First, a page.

Exclusion of altered physical habitat as a candidate cause should be based on high quality in-stream measurements and the absence of evidence of sources or activities that alter stream physical habitats. However, few watersheds across the United States have not experienced at least some human activities that disturb the dynamic quasi-equilibrium of stream channels (Vannote et al. 1980, Thrush et al. 2000). This includes the historical elimination of beaver, which were once a keystone species in many stream ecosystems across the northern United States (Naiman et al. 1988). You could demonstrate that the identified impairment does not occur at reference sites with similar physical habitat. Therefore, excluding physical habitat usually requires at least a screening-level assessment.

Site observations or measurements may at least support deferring consideration of physical habitat to focus on other candidate causes. For example, physical habitat is unlikely to be a cause of impairment if the stream channel has alternating riffle-pool sequences, is not incised and lacks apparent physical alteration. Similarly, if stream banks and the riparian zone lack erosion scars and are well-vegetated with plants native to and characteristic of the ecoregion, physical habitat is unlikely to be a cause. For alluvial channels, a more detailed description of good physical habitat may be found in Thrush et al. (2000).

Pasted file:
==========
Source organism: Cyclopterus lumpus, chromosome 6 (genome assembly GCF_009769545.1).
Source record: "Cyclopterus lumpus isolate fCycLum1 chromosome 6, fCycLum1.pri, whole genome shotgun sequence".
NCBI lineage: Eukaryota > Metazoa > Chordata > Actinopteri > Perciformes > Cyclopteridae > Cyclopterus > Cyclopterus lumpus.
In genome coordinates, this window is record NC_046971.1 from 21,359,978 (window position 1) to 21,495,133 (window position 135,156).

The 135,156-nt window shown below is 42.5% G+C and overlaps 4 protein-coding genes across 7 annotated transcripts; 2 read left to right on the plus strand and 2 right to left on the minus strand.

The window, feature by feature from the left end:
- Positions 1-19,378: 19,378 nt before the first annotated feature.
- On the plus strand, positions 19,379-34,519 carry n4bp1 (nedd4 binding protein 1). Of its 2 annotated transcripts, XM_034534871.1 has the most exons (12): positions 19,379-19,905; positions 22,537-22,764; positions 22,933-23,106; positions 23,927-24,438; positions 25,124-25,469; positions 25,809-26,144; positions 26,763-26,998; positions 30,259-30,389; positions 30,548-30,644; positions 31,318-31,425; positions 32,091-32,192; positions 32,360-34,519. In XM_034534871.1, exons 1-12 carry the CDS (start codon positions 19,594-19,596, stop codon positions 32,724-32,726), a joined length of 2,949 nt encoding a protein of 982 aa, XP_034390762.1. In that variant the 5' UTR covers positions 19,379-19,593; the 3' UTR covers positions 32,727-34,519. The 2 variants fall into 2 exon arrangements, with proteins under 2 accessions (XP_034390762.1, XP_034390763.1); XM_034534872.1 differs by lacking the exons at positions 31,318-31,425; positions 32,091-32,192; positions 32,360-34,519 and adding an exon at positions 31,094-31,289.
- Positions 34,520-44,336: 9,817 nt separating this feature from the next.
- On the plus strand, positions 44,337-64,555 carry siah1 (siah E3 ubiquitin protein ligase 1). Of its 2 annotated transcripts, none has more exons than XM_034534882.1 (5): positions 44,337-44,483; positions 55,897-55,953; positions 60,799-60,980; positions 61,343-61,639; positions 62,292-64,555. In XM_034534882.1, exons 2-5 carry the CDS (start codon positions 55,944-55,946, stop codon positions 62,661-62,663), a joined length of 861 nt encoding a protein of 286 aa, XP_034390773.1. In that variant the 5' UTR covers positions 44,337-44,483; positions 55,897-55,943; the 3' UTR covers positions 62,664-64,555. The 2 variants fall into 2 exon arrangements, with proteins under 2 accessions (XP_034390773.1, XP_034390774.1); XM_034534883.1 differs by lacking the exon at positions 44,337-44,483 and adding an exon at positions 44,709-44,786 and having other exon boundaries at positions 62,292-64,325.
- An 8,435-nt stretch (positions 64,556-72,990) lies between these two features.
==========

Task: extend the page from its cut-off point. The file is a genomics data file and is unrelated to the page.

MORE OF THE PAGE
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There are diverse measurements that may be used to quantify stream physical habitat. A variety of publications are available that describe methods for measuring physical habitat in streams. Some of these publications are focused on fish habitat (Bain and Stevenson 1999) or have a state or regional focus (Simonson et al. 1994, Overton et al. 1997, Somerville and Pruit 2004, Doll et al. 2003).

Two general procedures, intended to be applicable nationwide, are available. Field methods for these procedures involve thorough collection of quantitative data representative of a stream reach. The documents outline methods used to measure and summarize physical habitat variables in the U.S. Environmental Protection Agency's Environmental Monitoring and Assessment Program (Kaufmann and Robison 1998, Kaufmann et al. 1999) and the U.S. Geological Survey's National Ambient Water Quality Assessment program (Fitzpatrick et al. 1998).

Physical Habitat Attributes Measurements
Stream size and channel dimensions Stream order
Stream catchment or watershed area (km2)
Thalweg depth (cm)